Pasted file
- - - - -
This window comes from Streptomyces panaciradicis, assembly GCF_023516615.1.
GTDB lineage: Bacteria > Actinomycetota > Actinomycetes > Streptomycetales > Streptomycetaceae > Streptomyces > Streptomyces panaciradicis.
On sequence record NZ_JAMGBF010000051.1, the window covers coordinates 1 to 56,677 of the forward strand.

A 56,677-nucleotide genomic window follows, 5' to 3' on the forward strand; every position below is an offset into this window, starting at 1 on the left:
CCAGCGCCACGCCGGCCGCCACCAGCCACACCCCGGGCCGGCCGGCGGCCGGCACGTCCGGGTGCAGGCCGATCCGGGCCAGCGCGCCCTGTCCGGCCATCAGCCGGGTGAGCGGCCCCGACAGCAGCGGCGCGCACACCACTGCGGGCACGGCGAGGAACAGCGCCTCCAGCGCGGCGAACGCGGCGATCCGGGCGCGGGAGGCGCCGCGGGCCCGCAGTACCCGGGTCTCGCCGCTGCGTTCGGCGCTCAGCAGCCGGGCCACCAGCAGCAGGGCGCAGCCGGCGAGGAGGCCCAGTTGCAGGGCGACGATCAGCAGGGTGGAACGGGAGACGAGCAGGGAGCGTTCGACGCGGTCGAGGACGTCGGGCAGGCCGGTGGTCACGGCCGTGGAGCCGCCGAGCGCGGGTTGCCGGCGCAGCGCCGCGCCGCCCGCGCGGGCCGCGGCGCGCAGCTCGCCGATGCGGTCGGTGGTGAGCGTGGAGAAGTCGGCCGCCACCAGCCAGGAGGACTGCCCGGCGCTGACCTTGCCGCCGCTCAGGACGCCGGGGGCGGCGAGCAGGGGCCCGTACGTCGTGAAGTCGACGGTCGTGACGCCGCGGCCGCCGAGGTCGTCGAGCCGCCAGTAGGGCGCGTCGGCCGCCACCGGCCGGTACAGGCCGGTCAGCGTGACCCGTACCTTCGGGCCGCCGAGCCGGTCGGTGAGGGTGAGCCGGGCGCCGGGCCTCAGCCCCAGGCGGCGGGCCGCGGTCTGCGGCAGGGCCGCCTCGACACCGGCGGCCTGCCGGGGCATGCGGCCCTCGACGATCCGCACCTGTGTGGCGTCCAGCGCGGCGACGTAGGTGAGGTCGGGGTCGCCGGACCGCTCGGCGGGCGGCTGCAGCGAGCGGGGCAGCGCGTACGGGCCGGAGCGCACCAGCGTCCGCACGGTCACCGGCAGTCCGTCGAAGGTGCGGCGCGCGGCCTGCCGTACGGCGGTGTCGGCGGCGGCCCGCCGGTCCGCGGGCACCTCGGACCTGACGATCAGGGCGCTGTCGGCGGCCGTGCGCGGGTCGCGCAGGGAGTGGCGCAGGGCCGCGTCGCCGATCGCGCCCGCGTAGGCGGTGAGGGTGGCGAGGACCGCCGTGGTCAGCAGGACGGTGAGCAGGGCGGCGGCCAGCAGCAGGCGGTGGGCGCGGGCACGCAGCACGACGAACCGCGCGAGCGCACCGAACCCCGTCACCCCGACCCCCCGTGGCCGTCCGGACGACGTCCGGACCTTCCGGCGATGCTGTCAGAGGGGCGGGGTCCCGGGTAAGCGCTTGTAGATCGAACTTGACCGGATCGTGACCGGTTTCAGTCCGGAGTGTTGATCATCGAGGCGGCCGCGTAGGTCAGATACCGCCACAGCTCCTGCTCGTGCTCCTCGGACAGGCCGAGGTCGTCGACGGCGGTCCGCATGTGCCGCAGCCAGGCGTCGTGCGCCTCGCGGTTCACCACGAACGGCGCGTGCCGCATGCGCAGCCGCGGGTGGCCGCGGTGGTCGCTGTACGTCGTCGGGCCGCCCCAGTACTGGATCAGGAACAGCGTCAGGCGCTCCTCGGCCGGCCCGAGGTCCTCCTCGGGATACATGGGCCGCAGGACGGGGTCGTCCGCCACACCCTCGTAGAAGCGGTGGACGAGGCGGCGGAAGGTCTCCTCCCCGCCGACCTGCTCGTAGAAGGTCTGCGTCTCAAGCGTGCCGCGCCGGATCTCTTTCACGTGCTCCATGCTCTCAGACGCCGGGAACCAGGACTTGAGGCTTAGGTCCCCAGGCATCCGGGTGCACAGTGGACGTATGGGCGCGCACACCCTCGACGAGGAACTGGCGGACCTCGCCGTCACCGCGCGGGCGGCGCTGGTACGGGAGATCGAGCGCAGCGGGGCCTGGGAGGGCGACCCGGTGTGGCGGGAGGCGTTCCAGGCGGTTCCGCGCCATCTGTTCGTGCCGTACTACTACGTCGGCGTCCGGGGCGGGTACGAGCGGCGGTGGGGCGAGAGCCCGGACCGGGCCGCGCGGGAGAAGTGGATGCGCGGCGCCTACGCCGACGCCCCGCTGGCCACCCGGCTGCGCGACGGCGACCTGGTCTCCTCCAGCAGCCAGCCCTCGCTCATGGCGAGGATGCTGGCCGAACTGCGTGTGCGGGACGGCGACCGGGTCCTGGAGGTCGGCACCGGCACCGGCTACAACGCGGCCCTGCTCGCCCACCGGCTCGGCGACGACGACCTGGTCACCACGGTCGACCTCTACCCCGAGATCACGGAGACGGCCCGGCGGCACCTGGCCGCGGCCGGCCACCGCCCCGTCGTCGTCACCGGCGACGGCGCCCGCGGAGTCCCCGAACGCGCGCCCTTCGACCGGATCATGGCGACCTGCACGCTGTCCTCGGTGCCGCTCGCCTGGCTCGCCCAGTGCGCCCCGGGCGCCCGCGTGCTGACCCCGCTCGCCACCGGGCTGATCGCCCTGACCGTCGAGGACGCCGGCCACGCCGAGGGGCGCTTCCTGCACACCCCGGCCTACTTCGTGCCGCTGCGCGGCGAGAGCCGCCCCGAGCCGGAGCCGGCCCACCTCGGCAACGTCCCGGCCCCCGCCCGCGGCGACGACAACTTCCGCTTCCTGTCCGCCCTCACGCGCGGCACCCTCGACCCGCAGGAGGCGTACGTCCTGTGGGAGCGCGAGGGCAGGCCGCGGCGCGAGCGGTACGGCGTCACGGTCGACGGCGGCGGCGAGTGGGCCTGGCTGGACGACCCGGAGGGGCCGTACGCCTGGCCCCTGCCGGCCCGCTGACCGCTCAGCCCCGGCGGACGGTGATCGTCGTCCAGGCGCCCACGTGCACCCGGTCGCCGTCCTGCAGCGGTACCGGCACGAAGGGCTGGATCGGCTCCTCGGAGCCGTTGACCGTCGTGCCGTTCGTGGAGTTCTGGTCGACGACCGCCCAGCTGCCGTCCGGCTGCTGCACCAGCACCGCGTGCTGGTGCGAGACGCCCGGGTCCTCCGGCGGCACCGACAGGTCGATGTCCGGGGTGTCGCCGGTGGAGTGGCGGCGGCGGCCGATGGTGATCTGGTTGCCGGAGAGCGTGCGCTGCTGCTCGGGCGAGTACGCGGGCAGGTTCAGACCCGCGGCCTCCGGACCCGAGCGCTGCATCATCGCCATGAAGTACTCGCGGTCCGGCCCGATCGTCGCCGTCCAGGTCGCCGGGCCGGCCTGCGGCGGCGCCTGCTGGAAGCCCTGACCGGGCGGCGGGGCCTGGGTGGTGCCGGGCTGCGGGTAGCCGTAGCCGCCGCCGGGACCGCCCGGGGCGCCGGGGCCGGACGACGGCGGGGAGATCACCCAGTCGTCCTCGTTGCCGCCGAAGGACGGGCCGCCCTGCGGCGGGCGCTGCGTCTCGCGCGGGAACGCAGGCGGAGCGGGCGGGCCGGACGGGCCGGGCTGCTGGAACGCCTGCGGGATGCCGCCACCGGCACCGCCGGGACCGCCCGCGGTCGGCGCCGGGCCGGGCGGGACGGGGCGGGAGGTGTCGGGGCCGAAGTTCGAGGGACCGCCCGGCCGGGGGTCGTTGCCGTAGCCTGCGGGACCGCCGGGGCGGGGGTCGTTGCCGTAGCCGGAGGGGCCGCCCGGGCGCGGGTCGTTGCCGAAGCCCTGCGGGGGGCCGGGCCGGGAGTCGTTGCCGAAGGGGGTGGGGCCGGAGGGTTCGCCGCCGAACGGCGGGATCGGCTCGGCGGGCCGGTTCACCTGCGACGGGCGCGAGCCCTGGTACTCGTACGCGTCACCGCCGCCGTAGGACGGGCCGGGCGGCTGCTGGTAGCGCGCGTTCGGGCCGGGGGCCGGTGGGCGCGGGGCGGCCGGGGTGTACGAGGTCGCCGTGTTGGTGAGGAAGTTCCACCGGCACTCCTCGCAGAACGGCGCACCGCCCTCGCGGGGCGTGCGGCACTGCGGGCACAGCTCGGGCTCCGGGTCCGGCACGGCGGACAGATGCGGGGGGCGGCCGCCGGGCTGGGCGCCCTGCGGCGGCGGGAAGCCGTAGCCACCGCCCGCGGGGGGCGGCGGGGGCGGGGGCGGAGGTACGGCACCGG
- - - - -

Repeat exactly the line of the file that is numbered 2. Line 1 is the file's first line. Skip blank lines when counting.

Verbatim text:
GTDB lineage: Bacteria > Actinomycetota > Actinomycetes > Streptomycetales > Streptomycetaceae > Streptomyces > Streptomyces panaciradicis.